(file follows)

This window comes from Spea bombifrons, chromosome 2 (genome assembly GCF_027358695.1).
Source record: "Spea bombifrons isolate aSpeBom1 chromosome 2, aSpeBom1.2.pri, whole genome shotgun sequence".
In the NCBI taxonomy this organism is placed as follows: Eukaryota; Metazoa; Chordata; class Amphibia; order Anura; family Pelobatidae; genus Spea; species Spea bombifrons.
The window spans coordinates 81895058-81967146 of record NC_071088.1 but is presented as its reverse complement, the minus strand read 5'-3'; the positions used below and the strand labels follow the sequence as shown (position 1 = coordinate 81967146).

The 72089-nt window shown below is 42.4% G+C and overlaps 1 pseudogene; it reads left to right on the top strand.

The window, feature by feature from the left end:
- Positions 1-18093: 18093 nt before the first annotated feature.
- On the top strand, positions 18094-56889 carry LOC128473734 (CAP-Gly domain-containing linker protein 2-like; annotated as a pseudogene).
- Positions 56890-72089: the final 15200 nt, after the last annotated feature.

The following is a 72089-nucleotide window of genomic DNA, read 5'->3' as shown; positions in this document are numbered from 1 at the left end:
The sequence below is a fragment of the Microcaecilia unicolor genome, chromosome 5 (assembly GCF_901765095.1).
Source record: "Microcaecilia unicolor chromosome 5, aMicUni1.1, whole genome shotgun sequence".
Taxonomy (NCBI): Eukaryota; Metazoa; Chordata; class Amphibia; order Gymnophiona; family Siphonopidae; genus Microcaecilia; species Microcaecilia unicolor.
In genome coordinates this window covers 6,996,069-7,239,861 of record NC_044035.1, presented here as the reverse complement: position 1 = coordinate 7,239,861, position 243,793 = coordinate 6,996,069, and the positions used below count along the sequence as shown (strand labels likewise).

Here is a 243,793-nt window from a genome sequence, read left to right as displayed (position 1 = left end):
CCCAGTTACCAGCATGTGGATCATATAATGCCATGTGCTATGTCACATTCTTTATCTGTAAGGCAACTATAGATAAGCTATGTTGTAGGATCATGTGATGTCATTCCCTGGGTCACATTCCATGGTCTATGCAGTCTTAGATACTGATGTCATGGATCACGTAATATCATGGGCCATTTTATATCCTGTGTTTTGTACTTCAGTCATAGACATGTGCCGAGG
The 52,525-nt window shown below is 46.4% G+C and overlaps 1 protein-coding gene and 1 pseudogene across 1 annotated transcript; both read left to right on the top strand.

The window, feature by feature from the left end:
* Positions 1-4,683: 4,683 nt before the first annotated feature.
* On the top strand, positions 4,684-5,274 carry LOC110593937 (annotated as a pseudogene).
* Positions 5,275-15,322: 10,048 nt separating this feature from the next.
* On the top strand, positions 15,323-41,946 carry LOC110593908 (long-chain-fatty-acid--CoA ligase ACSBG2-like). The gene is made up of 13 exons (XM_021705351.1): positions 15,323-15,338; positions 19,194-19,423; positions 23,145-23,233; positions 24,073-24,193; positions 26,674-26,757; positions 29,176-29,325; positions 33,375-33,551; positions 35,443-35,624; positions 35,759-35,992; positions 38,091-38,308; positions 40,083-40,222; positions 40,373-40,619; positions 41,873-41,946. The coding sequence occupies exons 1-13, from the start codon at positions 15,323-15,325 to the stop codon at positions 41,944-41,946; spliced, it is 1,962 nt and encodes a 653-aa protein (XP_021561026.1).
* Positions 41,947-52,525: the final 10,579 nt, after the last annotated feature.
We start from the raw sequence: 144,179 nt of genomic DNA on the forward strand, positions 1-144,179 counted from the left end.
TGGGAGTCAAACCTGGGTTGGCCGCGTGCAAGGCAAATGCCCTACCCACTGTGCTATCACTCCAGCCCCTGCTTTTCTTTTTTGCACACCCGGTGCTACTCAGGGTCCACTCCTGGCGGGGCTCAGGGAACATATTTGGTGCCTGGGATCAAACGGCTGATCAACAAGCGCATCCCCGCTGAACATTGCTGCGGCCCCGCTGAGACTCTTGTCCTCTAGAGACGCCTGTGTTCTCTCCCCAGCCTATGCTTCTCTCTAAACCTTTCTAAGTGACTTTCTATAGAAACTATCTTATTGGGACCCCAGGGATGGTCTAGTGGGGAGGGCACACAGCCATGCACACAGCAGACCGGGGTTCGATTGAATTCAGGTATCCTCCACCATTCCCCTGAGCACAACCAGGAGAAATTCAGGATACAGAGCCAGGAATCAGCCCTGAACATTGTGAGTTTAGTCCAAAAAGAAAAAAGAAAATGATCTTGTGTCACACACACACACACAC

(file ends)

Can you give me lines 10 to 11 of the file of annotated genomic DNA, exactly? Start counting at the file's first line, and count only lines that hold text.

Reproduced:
The following is a 72089-nucleotide window of genomic DNA, read 5'->3' as shown; positions in this document are numbered from 1 at the left end:
The sequence below is a fragment of the Microcaecilia unicolor genome, chromosome 5 (assembly GCF_901765095.1).